the 79 revolution in iran was not non-violent.  it was well-financed by a well-organized web of mosques and clergy that went unnoticed during shah and was even strenghtened by the shah during his last decade.  he thought the real danger was the nationalists.  the leftists.  the mojaheds.  he made a frankenstein who brought the house down.  the islamists had the funds from the coffers of their mosques to payoff oil workers to strike, used the duplicity of taghieh to use the same mojaheds and leftists for an armed struggle.  they used the polished nationalist intellectuals  and their silver-tongued leaders to push their agenda.  and then they kicked them to the curb.  in today's iran, there's not an organization like the 79 mosque establishment in iran.

what i agree with you is the important role of women and their coherent agenda and desire to get rid of this regime.  they have much more at stake as they are the most oppressed segment of the society.  the biggest losers someone noted.  when i see the viloence is unleashed on the iranian people, i too wish that they could all rise up simultaneously and kick the bastard basijis, mullahs, sepah, and the mercenary in the teeth once and for all.  just as i wish there was a bomb that one could drop and no ordinary citizen, animal or building would be damaged and these thugs would vanish.  but it's much more complex than what the libyan makes it out to be: that iranians who oppose the islamic republic in iran are a bunch of pussies.  be honest, do you think the arabs would ever have anything positive to say about the ajam? i really believe that one of these demonstrations will snowball and will spontaneously get out of hand and the iranian people will throw the kitchen sink at the establishment and will rid themselves of the misery of velayat faghih.  i really do.  now, where's my latte?



by afshinazad on

With two point you made:

1- Iranain women are very brave and they should lead the movement. 

2- non violent imust be with self defence, if you get attacked you must defend yourself at any cost. and no part time demonstration.

3- Libya would never be the same and this country is going to long term civil war.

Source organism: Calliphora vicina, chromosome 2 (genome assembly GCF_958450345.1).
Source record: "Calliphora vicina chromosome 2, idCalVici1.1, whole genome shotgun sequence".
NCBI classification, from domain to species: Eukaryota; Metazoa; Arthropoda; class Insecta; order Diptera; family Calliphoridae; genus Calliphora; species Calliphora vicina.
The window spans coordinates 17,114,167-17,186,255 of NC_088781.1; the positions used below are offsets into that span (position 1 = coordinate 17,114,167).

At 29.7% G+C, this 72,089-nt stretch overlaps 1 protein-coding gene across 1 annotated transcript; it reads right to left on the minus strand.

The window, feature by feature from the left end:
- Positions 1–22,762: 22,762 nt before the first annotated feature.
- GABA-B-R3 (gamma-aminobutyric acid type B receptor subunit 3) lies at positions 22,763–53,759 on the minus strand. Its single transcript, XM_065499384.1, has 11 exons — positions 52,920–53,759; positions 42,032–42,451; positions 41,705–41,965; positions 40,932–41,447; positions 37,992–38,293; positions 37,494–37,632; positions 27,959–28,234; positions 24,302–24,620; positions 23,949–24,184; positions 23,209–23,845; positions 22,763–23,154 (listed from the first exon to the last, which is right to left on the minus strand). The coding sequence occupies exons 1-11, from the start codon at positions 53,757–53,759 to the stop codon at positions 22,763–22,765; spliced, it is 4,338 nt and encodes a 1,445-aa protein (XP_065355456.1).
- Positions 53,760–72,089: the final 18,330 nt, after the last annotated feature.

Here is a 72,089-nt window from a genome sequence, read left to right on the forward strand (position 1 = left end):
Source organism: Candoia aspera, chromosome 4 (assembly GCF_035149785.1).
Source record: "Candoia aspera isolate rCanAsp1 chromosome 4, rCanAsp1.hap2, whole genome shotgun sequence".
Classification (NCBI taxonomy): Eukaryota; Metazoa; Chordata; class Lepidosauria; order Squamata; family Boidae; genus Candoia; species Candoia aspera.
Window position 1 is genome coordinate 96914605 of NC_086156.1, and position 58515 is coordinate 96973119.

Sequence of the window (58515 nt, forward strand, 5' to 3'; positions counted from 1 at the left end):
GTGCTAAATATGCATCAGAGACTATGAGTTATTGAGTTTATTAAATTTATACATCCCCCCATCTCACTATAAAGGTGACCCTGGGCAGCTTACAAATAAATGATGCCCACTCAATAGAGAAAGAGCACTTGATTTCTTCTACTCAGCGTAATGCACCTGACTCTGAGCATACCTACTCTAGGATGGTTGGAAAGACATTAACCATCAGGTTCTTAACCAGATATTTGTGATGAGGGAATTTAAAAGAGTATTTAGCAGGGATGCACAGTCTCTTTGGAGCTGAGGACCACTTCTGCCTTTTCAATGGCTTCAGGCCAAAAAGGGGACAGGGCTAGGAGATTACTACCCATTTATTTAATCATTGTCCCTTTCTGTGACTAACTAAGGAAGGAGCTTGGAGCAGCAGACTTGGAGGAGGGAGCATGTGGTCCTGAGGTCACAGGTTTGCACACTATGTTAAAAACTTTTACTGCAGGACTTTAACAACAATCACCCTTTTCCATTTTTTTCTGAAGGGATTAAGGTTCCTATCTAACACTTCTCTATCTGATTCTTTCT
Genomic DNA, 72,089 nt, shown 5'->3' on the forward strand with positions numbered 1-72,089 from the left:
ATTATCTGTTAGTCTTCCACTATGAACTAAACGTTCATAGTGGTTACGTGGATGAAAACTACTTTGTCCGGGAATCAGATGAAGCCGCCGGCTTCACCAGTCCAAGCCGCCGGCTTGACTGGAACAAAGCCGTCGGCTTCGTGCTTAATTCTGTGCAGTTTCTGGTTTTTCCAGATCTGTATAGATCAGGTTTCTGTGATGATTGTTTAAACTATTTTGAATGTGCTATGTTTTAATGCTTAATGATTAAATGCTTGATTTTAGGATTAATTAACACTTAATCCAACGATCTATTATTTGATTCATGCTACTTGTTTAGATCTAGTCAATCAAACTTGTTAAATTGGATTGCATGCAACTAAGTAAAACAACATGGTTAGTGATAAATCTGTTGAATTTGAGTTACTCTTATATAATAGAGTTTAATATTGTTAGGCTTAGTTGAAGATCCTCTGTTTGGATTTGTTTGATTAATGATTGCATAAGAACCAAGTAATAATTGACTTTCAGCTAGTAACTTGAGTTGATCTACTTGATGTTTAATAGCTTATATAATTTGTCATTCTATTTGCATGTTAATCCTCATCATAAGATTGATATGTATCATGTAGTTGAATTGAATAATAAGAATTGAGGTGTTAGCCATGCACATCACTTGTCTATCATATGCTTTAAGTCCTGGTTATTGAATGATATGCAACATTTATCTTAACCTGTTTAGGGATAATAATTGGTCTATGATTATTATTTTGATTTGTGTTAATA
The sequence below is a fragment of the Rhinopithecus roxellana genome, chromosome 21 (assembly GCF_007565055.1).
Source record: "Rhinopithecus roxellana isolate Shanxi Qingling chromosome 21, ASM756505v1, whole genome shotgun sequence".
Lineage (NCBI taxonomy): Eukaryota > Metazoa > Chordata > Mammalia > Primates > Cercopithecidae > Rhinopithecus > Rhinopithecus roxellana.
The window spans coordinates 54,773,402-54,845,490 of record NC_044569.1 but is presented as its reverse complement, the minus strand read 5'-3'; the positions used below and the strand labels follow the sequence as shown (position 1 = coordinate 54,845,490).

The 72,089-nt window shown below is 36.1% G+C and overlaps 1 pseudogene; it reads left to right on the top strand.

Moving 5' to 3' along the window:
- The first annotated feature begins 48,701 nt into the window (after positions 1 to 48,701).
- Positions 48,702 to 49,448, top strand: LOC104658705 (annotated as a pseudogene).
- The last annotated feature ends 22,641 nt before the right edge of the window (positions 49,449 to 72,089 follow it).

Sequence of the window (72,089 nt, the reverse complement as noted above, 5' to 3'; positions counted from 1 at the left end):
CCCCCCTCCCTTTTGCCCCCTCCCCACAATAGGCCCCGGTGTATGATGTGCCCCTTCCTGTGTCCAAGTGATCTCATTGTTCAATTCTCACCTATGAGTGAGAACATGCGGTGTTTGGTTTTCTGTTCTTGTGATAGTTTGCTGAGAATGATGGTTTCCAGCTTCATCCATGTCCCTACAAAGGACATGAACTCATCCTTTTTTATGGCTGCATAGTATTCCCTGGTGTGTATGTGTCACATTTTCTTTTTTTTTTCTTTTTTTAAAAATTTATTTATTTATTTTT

Ari Siletz

As the odds of victory increase...

by Ari Siletz on

...people will take more chances. Odds are slowly shifting in favor of the movement through non-violent resistance. At some point a threshold will be reached and the action will begin. Unlike the folks in Arab countries, Iranians are seasoned revolutionaries; so a few rounds of rope a dope without a power blow should not surprise us.

How seasoned are Iranians? With their improvised and oppotrunistic uprising, Libyan opposition will end up giving up independence in return for foreign support ; Iranian opposition is savvy to this.   

Anahid Hojjati

Great blog Siamak

by Anahid Hojjati on

Yes, even though we are part of Diaspora, we can tell the truth. Truth is that from summer of 2009, people should have given violence(self-defense) a chance. But same intellectuals who said movement was for civil rights, also said that people had to be peaceful. Again, thanks for a well written blog.


I like it and agree with it.

by Bavafa on

Self defense is a right of every human being and exercising it, is a duty.


Jahanshah Javid

makes sense to me!

by Jahanshah Javid on

i know what you're saying and it sounds reasonable.

but you're touching on a very fine line where right and wrong become very hard to distinguish.

ultimately, it's up to the people in iran. our private discussion thousands of miles away from the action will not have much of an impact.

thanks for another piece that made me laugh -- and think.